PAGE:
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Thursday, 24 October, 2002, 05:55 GMT 06:55 UK
Israel to seek US loan guarantees
An elderly Palestinian man walks past a checkpoint and a nervous Israeli soldier
Israel's economy has been hit hard by ongoing conflict
Israel is working on a plan to ask the US for billions of dollars in loan guarantees in a bid to revive its flagging economy.

The country's finance minister Silvan Shalom may ask the US government for the guarantees as part of a larger aid program to be submitted at the beginning of 2003.

The reports came as Israel's finance ministry submitted its 2003 budget to parliament.

It showed a cut in government spending as the country struggles to recover from a deep recession and rising defence costs.

Call for help

The finance minister said that Israel had discussed the issue of loan guarantees with US officials last week.

"The issue of loan guarantees has been worked on for a while," Mr Shalom told reporters.

"We are in the beginning stages and nothing is concrete yet. We are looking at all options."

Loan guarantees would make it easier for Israel to raise funds and stimulate investment in its recession-hit economy.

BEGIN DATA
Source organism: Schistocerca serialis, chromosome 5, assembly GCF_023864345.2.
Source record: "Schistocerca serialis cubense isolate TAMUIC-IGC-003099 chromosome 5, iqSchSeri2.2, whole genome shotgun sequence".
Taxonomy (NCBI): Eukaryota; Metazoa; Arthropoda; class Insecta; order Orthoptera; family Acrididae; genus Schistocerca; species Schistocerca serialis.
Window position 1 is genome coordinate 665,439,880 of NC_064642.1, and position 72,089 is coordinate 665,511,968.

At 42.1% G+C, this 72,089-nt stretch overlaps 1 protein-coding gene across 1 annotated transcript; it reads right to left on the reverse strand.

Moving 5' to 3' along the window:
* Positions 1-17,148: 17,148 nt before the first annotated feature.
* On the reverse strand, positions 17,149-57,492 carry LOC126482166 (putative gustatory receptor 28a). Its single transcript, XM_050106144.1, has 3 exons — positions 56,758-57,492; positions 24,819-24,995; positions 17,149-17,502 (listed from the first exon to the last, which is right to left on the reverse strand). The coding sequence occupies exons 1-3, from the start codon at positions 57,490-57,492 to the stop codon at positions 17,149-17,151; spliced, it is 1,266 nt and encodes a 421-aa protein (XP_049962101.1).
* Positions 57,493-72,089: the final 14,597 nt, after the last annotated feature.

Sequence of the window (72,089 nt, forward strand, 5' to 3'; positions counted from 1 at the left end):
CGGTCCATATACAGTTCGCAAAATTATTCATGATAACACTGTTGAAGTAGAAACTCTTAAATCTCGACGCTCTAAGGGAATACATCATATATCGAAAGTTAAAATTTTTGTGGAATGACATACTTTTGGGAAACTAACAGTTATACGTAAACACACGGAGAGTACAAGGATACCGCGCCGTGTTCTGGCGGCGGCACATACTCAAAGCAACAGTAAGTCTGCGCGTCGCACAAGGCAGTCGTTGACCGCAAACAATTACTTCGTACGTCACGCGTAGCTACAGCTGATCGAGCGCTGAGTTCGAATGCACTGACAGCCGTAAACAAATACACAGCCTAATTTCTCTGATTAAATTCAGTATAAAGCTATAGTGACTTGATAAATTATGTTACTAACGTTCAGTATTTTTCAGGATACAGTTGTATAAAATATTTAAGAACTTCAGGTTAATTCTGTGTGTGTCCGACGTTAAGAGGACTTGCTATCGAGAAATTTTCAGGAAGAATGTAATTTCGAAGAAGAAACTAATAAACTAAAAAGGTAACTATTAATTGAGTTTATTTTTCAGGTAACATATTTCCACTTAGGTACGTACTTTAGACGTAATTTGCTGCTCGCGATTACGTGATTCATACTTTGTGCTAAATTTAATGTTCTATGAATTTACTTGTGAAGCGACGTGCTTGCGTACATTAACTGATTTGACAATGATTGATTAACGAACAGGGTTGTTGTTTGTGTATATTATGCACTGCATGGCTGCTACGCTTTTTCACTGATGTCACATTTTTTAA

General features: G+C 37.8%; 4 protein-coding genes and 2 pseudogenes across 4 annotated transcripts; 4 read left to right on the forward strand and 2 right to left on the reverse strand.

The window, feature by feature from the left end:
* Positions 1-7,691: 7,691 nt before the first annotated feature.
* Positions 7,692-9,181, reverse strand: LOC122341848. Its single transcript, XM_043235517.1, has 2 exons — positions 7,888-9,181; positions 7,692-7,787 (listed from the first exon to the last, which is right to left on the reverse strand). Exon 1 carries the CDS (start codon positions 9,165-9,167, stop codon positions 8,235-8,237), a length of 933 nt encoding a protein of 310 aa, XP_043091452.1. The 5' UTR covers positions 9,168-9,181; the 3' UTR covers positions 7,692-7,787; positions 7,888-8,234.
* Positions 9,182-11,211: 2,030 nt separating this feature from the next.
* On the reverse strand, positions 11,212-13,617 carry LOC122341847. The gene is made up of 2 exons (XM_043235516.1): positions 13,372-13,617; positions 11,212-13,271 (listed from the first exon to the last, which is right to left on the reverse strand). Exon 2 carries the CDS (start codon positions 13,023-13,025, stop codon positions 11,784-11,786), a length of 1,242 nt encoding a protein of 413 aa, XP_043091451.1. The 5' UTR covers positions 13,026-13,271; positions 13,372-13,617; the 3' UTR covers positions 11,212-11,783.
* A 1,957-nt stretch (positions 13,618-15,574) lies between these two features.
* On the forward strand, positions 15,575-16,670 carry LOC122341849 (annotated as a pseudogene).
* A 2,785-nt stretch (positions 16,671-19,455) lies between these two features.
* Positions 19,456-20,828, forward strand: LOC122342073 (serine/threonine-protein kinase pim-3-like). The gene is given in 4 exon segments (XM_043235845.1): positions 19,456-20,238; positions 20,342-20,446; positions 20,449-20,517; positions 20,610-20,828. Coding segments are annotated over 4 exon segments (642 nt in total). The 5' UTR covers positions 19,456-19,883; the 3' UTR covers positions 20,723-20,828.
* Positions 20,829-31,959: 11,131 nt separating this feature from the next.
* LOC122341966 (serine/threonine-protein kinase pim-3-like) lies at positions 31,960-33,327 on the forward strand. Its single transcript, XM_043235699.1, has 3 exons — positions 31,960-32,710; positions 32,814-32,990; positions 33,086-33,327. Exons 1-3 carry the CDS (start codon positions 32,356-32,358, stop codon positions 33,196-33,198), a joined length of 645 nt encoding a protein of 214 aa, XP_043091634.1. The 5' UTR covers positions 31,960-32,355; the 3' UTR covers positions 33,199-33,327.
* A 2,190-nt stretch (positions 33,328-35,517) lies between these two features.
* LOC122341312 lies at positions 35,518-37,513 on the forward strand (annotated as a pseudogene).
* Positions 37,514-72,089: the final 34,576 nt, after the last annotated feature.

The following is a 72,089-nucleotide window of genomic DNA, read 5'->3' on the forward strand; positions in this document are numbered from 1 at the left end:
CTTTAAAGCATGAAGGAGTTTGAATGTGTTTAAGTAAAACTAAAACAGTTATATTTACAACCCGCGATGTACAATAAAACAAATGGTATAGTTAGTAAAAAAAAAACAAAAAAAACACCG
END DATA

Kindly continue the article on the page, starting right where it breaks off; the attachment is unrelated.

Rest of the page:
The last two years have seen the country battered by both the bursting of the tech-boom and the rising cost of fighting the Palestinian uprising, pushing the country into its worst recession for 25 years.

Isreal sea-side scene
Israel's tourism industry has been hit

Mr Shalom would not put a figure on the possible guarantees Israel was seeking, although newspaper reports have suggested they could total $10bn (6.4bn).

And in return?

In 1991, Israel received guarantees for loans of $10bn to help it cope with the influx of immigrants from the former Soviet Union.

However, the conditions attached to the 1991 loans were that Israel would not spend any of the money raised in Palestinian territories.


Passing the budget and keeping to the budget are the most important things now

Silvan Shalom, finance minister

There are now concerns that in return for the latest loan guarantees, the US will impose conditions, in particular with regards to a possible attack on Iraq.

Tightening belts

Israel's finance minister has also urged parliament to approve the latest budget, aimed at giving the economy much-needed stability.

"Passing the budget and keeping to the budget are the most important things now," Mr Shalom said.

If the budget fails, the country's credit rating could be at risk - making the task of raising money yet more difficult.

Israel's economy shrank by 0.9% in 2001 and is expected to contract by a similar amount in 2002. Three years ago, it was growing at a rate of 6%.

The 2003 state budget is the country's largest ever at 269.9bn shekels ($57bn).

But it includes a proposal to cut defence spending by 2.6% and to also reduce social spending in an effort to raise economic growth to 1%.

The budget has so far met with little support from opposition parties and coalition partners.

See also:

25 Sep 02 | Business
22 Sep 02 | Middle East
29 Aug 02 | Business
21 Jun 02 | Business
09 Jun 02 | Business
18 Feb 02 | Business
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